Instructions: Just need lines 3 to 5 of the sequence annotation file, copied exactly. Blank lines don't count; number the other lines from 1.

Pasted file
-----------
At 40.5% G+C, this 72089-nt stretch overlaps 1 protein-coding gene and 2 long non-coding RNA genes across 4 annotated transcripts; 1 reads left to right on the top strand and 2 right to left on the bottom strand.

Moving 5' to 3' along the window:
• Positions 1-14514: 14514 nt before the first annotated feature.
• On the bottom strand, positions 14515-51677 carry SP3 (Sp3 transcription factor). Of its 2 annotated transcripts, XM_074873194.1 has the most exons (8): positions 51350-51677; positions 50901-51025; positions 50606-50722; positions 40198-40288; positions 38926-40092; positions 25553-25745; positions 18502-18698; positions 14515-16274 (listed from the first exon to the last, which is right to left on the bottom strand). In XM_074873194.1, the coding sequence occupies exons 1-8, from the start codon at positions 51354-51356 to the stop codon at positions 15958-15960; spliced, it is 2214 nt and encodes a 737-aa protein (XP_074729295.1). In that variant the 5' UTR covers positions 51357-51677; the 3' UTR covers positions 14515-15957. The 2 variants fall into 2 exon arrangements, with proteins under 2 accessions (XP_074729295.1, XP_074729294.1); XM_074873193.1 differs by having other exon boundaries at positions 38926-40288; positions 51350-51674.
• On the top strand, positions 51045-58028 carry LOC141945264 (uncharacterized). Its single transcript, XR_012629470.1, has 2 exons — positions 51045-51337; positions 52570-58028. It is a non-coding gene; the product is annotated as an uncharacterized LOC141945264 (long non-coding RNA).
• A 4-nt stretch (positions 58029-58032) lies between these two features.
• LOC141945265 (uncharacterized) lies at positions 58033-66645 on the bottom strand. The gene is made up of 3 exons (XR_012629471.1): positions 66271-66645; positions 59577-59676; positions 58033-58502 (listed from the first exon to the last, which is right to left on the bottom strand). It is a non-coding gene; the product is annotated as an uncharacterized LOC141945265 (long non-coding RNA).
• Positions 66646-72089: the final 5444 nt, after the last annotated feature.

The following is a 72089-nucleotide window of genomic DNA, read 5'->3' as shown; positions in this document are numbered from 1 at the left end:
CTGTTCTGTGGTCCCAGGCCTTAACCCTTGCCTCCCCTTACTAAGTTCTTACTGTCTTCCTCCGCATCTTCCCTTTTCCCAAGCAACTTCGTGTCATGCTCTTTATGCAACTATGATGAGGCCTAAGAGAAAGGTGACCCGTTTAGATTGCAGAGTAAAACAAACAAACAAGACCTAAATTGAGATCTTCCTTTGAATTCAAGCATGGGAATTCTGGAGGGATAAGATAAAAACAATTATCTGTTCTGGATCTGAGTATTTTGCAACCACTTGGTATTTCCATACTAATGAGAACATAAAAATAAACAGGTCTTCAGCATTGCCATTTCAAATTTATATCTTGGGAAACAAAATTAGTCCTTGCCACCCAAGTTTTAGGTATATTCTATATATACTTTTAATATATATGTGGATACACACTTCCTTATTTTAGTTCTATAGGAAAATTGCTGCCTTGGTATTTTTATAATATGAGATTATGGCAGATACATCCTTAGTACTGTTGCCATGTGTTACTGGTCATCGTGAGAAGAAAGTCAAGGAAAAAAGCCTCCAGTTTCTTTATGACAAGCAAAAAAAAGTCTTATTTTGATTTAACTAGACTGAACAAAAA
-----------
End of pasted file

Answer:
• Positions 1-14514: 14514 nt before the first annotated feature.
• On the bottom strand, positions 14515-51677 carry SP3 (Sp3 transcription factor). Of its 2 annotated transcripts, XM_074873194.1 has the most exons (8): positions 51350-51677; positions 50901-51025; positions 50606-50722; positions 40198-40288; positions 38926-40092; positions 25553-25745; positions 18502-18698; positions 14515-16274 (listed from the first exon to the last, which is right to left on the bottom strand). In XM_074873194.1, the coding sequence occupies exons 1-8, from the start codon at positions 51354-51356 to the stop codon at positions 15958-15960; spliced, it is 2214 nt and encodes a 737-aa protein (XP_074729295.1). In that variant the 5' UTR covers positions 51357-51677; the 3' UTR covers positions 14515-15957. The 2 variants fall into 2 exon arrangements, with proteins under 2 accessions (XP_074729295.1, XP_074729294.1); XM_074873193.1 differs by having other exon boundaries at positions 38926-40288; positions 51350-51674.
• On the top strand, positions 51045-58028 carry LOC141945264 (uncharacterized). Its single transcript, XR_012629470.1, has 2 exons — positions 51045-51337; positions 52570-58028. It is a non-coding gene; the product is annotated as an uncharacterized LOC141945264 (long non-coding RNA).